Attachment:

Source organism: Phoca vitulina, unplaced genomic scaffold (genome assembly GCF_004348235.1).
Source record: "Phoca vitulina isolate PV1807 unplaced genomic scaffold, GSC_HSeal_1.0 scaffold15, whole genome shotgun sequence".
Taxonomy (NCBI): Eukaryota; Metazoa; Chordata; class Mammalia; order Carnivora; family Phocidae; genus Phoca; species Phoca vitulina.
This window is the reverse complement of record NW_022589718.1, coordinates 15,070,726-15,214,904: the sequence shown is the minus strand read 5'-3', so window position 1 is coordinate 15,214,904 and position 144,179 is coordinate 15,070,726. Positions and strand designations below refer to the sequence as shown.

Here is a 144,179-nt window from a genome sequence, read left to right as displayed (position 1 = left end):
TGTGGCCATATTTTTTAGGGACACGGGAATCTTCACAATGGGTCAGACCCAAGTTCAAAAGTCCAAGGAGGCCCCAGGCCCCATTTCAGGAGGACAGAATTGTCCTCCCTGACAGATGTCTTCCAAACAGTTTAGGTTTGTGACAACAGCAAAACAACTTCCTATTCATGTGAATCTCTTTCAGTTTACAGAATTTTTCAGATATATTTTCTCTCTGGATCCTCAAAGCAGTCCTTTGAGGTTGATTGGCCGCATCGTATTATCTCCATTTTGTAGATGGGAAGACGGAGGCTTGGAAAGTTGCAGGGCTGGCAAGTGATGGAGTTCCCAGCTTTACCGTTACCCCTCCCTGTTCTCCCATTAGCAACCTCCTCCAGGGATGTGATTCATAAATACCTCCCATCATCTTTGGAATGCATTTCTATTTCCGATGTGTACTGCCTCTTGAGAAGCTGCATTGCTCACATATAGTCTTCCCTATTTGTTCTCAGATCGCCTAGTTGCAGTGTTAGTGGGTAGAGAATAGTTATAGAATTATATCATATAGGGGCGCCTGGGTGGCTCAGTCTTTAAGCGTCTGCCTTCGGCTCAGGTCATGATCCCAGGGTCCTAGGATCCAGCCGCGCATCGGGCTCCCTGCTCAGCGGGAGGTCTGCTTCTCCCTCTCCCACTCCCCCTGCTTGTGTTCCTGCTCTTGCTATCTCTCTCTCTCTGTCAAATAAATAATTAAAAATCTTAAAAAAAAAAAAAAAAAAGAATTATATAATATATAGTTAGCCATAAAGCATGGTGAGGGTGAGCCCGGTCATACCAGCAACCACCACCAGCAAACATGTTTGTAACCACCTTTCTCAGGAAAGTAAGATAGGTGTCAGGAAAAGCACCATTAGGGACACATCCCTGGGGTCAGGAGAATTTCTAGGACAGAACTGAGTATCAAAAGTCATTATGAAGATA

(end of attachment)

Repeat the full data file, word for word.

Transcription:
Source organism: Phoca vitulina, unplaced genomic scaffold (genome assembly GCF_004348235.1).
Source record: "Phoca vitulina isolate PV1807 unplaced genomic scaffold, GSC_HSeal_1.0 scaffold15, whole genome shotgun sequence".
Taxonomy (NCBI): Eukaryota; Metazoa; Chordata; class Mammalia; order Carnivora; family Phocidae; genus Phoca; species Phoca vitulina.
This window is the reverse complement of record NW_022589718.1, coordinates 15,070,726-15,214,904: the sequence shown is the minus strand read 5'-3', so window position 1 is coordinate 15,214,904 and position 144,179 is coordinate 15,070,726. Positions and strand designations below refer to the sequence as shown.

Here is a 144,179-nt window from a genome sequence, read left to right as displayed (position 1 = left end):
TGTGGCCATATTTTTTAGGGACACGGGAATCTTCACAATGGGTCAGACCCAAGTTCAAAAGTCCAAGGAGGCCCCAGGCCCCATTTCAGGAGGACAGAATTGTCCTCCCTGACAGATGTCTTCCAAACAGTTTAGGTTTGTGACAACAGCAAAACAACTTCCTATTCATGTGAATCTCTTTCAGTTTACAGAATTTTTCAGATATATTTTCTCTCTGGATCCTCAAAGCAGTCCTTTGAGGTTGATTGGCCGCATCGTATTATCTCCATTTTGTAGATGGGAAGACGGAGGCTTGGAAAGTTGCAGGGCTGGCAAGTGATGGAGTTCCCAGCTTTACCGTTACCCCTCCCTGTTCTCCCATTAGCAACCTCCTCCAGGGATGTGATTCATAAATACCTCCCATCATCTTTGGAATGCATTTCTATTTCCGATGTGTACTGCCTCTTGAGAAGCTGCATTGCTCACATATAGTCTTCCCTATTTGTTCTCAGATCGCCTAGTTGCAGTGTTAGTGGGTAGAGAATAGTTATAGAATTATATCATATAGGGGCGCCTGGGTGGCTCAGTCTTTAAGCGTCTGCCTTCGGCTCAGGTCATGATCCCAGGGTCCTAGGATCCAGCCGCGCATCGGGCTCCCTGCTCAGCGGGAGGTCTGCTTCTCCCTCTCCCACTCCCCCTGCTTGTGTTCCTGCTCTTGCTATCTCTCTCTCTCTGTCAAATAAATAATTAAAAATCTTAAAAAAAAAAAAAAAAAAGAATTATATAATATATAGTTAGCCATAAAGCATGGTGAGGGTGAGCCCGGTCATACCAGCAACCACCACCAGCAAACATGTTTGTAACCACCTTTCTCAGGAAAGTAAGATAGGTGTCAGGAAAAGCACCATTAGGGACACATCCCTGGGGTCAGGAGAATTTCTAGGACAGAACTGAGTATCAAAAGTCATTATGAAGATA